Remembering Ron Kaplan
It is with profound sadness that I must share with you the passing of Ron Kaplan. Since the summer of 1982, Ron has been a legend at Beber Camp, positively impacting and inspiring thousands of Beber campers and staff.
Ron was known by everyone as he was involved in so many aspects of camp. His passion for basketball was always on display. Ron loved playing during GA with campers and especially with staff during Shabbat prep and early Saturday mornings, usually sporting Syracuse gear. During Maccabiah, Ron loved officiating the basketball games. Most recently, Ron led the basketball officiating hobby and, on a personal note, inspired my son Ben to work for my local park district as a referee.
You could always count on Ron to run an errand. Some might say Ron was “Mayor of Mukwonago,” as he was known by all in the local community — the postal workers, Walmart employees, local doctors and pharmacists, and, of course, food vendors. If you were lucky enough to get a ride to the local doctor’s office with Ron, you would definitely have an ice cream at Dairy Queen or Charlie’s Shake Shop afterwards. I will never forget enjoying an ice cream treat with him when I was a CIT in 1988.
Families that drove to camp on pick-up and drop-off days would remember Ron as the first person to greet families as they drove down the hill to lower camp. His good nature and humor made for a perfect way to enter camp.
For me, there will never be another Ron. I fondly recall being a young camper and playing softball against the admin staff. He was dressed like a New York Yankee and I would secretly hope he would hit a home run over the wall. I savored our basketball games together and it meant so much to me that I was able to play in real competitive games with him and my 2 sons, Ben and Jack. Ron taught me how to play craps, gave me romance advice, and showed me how to savor every bite of my meals. The Wisconsin State Fair cream puff was OUR special treat together and it will be bittersweet to bite into one in the summer of 2021.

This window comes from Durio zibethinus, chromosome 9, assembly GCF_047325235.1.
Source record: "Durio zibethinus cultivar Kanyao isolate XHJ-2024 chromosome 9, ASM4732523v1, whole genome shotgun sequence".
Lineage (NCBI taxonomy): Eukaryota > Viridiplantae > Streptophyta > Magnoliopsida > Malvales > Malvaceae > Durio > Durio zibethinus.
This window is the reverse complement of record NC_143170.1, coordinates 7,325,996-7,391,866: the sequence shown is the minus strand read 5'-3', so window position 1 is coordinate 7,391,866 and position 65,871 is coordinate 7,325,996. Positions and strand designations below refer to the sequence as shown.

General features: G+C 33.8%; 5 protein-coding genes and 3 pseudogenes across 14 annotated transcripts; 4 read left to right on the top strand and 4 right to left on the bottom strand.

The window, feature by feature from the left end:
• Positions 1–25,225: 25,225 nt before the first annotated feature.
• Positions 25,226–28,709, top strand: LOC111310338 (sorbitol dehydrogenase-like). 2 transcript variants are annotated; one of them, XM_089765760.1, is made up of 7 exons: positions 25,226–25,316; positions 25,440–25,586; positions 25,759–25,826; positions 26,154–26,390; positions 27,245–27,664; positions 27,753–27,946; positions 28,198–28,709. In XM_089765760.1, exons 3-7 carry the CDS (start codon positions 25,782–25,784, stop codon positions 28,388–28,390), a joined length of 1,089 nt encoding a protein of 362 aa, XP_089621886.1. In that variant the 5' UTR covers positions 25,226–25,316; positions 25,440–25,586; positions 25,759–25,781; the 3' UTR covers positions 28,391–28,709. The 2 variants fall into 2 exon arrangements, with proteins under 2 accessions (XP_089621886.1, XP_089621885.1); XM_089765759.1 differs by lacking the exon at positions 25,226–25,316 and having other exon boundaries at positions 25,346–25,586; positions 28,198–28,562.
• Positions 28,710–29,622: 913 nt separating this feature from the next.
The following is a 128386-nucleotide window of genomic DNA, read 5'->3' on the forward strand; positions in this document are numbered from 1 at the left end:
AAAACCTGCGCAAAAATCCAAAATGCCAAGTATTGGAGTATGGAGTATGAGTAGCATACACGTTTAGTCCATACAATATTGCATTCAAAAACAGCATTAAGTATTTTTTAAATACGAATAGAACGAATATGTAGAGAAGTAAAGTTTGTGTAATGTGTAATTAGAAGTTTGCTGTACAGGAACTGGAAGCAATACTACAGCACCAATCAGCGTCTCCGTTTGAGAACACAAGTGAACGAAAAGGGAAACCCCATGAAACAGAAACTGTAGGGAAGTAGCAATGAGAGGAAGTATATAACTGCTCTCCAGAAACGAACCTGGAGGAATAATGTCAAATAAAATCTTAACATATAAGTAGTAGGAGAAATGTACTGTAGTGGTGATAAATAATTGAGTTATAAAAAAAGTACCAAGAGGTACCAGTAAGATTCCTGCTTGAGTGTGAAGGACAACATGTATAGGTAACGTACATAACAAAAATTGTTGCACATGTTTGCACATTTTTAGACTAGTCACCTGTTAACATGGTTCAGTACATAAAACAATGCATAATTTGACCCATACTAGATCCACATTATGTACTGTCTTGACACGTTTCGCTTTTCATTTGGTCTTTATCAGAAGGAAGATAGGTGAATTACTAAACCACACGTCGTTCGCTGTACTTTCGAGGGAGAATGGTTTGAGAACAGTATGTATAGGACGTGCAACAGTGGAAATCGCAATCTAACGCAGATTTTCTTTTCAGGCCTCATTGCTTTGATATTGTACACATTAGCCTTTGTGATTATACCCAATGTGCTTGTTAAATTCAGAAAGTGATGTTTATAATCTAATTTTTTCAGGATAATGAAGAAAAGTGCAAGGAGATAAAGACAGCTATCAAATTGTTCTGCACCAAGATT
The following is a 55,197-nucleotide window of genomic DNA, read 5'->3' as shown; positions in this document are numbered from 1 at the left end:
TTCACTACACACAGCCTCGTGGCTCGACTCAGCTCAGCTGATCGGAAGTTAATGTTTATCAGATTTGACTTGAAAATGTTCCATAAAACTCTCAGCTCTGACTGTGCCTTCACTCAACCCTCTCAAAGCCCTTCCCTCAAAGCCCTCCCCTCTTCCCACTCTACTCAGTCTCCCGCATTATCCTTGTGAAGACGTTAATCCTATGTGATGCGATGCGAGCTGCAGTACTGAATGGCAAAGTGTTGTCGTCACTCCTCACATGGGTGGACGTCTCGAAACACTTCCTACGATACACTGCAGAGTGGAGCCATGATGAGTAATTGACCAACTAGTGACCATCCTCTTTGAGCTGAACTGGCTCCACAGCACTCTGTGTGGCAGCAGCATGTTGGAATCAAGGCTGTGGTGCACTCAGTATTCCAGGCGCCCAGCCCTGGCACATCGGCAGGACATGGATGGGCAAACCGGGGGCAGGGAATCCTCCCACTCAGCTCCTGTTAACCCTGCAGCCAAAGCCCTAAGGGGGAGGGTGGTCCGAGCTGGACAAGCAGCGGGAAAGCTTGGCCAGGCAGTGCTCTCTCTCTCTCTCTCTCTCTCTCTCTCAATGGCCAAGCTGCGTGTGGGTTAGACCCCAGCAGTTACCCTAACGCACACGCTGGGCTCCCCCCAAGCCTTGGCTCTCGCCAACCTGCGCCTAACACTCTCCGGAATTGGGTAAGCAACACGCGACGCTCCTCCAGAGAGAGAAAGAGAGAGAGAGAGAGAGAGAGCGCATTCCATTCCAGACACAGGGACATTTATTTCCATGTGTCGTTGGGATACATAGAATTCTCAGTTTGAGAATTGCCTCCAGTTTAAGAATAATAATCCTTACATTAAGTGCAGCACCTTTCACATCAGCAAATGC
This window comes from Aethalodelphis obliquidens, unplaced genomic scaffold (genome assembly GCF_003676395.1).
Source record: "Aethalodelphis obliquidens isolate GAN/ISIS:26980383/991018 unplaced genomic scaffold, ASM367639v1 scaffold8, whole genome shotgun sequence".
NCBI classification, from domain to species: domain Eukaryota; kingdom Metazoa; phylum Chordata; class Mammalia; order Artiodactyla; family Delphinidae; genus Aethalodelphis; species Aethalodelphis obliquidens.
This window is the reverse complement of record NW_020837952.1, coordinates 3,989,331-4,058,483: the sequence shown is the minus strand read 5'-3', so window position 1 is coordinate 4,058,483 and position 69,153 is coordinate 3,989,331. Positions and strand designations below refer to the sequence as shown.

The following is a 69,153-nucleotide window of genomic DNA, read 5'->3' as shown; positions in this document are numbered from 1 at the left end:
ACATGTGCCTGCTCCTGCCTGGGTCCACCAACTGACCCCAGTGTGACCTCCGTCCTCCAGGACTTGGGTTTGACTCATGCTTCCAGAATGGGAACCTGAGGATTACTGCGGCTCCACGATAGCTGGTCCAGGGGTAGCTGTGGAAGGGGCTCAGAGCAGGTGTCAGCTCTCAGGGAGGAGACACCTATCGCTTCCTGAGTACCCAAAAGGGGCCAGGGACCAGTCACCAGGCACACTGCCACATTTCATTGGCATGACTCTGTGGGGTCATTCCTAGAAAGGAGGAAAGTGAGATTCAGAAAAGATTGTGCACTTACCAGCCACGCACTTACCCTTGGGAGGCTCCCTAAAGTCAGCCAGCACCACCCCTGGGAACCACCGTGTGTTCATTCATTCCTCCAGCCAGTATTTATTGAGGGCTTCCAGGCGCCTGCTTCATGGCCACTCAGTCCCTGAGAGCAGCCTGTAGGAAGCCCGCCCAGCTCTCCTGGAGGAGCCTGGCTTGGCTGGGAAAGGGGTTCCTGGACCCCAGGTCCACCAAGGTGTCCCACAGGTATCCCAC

Our love and support go out to his wife, Cheryl, and his three daughters, Kim, Amy, and Ashley. Ron was honored to celebrate the Bat Mitzvahs of his first two granddaughters, Maddie and Emily, in Crown Hall.
With much love, sadness, and many fond memories,
Beber Camp Director
Remembrances of Ron Kaplan
Becky Altman, Beber Camp Director, 2015-2018
Our community has lost an incredibly special person and friend. Ron has been a fixture in my life and camp career since my first summer at Beber in 1984. He filled my camper, staff and director years with love and support and made some of my hardest days easier. His loyalty, sense of humor and passion for life are just some of the things I will miss. I will cherish the memories of Ron and my dad on the cow couch in Cheryl’s office alternating between bad jokes, catnaps, and bonding over a shared love of laundry and pride in their children and grandchildren. Thank you, Ron, for knowing when to make me laugh, when to give me a hug and for loving me and my family as if we were your own. You will be missed more than you know.
Stefan Teodosic, Beber Camp Director, 2006-2014
To me, Ron Kaplan is Beber Camp. He is as iconic as the blue swing and the 72 steps and has been core to my experience for the past 15 years. He and Cheryl have been a part of the community for 37 years and it’s fair to say, that they have been an integral part of everyone’s experience. Ron was usually the first and last face that people saw as they entered and left camp at the top of the hill on opening and last day of camp. What an amazing way to start and end your summer in one of the most amazing, transformational, kind places on earth…with a smile, a joke or a hug from one of the most amazing, transformational and kindest man on earth.
Ron was a special man, who knew how to connect with everyone from the youngest campers and first time staff, to full time staff and local business owners. It could be doing laundry, playing or refereeing basketball, running errands in town or handing out staff bank – he just clicked with people. More importantly, he wanted to connect with everyone, to get to know them and share of himself as well. He was interesting, with story upon story to tell, and he was interested in what people had to say, giving them his full attention and really listening.
Ron loved Cheryl, his girls and their kids and wore it on his sleeve, openly, honestly and without question. He was such a wonderful role model for generations of kids and staff at Beber Camp. I learned so much from him about life, being a leader, a father and a husband. Ron was larger than life and he impacted people far more then even he could ever know. We are all better off for having known him. His smile, laugh and sense of humor were legendary and the world is a little less light, airy and fun without him in it. I am going to miss Ron. I will miss seeing him in the dining hall, playing catch with him, sitting on the cow couch with him, running Marsh Road with him, supervising the Beber Camp casino night craps table with him, driving on errands with him, eating with him and just talking to him.